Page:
two pass without news of one or another independent or

    private media outlet being hit with a stiff fine for

    violating the Kafkaesque 1998 media law. Similarly, Milan

    Protic and other opposition leaders face libel suits filed by

    Milosevic's followers.

    Serbian Deputy Prime Minister Vojislav Seselj, the

    United Yugoslav Left's Mira Markovic, and their respective

    minions regularly slam the opposition as traitors and NATO's

    bootlickers. One would be inclined to laugh these hard-

    liners off as pathetic political dinosaurs--except for the

    fact that Serbia remains a country where political violence

    is not unknown.

    Just three days before the latest protest, independent

    journalists and human rights activists held several

    commemorative meetings in Belgrade to mark the first

    anniversary of the killing of publisher Slavko Curuvija. At

    the site of the murder, friends and colleagues of Curuvija

    unveiled a memorial plaque, which reads that he was "killed

    for his tough and critical words" against the regime of

    Yugoslav President Slobodan Milosevic, whom he had once

    supported. A friend of Curuvija's said at the meeting that

    the late journalist "was not killed; he was executed,"

    "Vesti" reported. Seselj, true to form, called Curuvija a

    "criminal," "Danas" noted. The authorities have remained

    silent on the killing.

    Another unresolved mystery is the fire that swept some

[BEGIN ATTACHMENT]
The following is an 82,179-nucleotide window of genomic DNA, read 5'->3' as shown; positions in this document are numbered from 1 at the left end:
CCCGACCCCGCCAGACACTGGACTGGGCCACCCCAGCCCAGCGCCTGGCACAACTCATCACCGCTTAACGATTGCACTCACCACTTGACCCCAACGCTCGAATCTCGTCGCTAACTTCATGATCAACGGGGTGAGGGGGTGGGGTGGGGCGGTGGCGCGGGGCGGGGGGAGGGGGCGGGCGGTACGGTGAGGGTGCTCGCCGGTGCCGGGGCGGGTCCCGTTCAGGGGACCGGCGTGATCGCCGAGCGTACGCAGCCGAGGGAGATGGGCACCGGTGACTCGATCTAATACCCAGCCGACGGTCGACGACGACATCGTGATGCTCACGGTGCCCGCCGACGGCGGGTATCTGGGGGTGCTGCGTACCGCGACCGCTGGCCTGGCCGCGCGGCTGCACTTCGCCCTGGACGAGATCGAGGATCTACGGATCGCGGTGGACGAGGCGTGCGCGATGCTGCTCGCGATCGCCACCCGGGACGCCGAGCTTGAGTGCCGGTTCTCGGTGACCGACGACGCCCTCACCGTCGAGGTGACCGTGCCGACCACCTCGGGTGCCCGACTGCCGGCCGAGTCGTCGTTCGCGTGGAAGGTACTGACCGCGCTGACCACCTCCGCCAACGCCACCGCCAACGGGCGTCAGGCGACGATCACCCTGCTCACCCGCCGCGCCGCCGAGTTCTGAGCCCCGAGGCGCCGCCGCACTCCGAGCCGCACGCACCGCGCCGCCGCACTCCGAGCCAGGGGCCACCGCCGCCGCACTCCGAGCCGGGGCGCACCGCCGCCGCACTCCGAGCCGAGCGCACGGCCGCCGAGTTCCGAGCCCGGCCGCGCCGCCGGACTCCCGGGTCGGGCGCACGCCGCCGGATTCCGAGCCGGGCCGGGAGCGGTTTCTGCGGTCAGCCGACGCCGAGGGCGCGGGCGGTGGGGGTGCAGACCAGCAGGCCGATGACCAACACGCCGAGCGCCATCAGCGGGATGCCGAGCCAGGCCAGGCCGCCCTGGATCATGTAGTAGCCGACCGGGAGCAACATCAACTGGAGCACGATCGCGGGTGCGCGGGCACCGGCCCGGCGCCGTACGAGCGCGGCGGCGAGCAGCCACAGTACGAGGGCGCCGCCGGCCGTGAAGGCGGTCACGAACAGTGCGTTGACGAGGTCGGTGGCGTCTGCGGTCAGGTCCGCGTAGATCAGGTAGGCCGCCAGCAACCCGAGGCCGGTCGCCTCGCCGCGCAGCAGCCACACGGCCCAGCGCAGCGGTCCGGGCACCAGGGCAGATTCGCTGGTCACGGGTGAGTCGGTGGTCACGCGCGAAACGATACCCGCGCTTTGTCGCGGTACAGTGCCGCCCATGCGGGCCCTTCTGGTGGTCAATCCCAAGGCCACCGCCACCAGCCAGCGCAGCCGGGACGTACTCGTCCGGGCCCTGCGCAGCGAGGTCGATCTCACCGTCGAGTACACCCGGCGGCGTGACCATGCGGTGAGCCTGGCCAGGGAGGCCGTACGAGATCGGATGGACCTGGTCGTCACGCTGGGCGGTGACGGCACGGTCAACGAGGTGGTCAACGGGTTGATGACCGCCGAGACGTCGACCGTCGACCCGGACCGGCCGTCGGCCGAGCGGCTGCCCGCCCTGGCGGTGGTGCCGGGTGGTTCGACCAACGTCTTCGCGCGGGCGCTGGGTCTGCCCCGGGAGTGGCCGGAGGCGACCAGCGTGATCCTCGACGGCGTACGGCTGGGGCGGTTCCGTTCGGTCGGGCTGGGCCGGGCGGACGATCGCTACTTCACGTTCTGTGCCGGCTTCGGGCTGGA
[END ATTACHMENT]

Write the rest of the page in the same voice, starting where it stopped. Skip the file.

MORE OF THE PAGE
offices in Novi Sad on 6 April. These rooms were located on

    the upper floors of a modern office building. They just

    happened to house the editorial boards or bureaus of key

    independent media outlets: TV Duga, TV Melos, TV Montenegro,

    Radio 021, Radio Signal, and "Danas." The weekly "Vreme"

    recently concluded that unless the authorities produce a

    convincing explanation for the fire and do so soon, one may

    most likely assume that the MUP, or the Ministry of the

    Interior, knows more about the fire and its origins than it

    cares to admit.

    The question remains as to where things are headed in

    Serbia. Even if the opposition manages to maintain a healthy

    degree of unity and parlay popular discontent into a real

    citizens' movement, it is difficult to see where such a

    movement can go. But former General Momcilo Perisic has

    called for further demonstrations across Serbia to serve as a

    "referendum" on the opposition's demand for early elections.

    Under the present circumstances, one may not

    realistically expect that any elections could be free and

    fair. This is true both for the local vote that the regime

    wants in order to oust the opposition from their provincial

    strongholds, and for the general elections that the

    opposition seeks in order to "turn the rascals out." In

    the fall of 1998, several independent Serbian journalists

    participated in a roundtable at RFE/RL headquarters in

    Prague. Someone asked one of the Serbs what he thought the

    political landscape would look like in six months. The

    journalist replied that nobody in Serbia knows what the

    situation will be in six days, let alone in six months. Those

    words seem to ring as true now as they did then.

    28-04-00


    Reprinted with permission of Radio Free Europe/Radio Liberty
    URL: http://www.rferl.org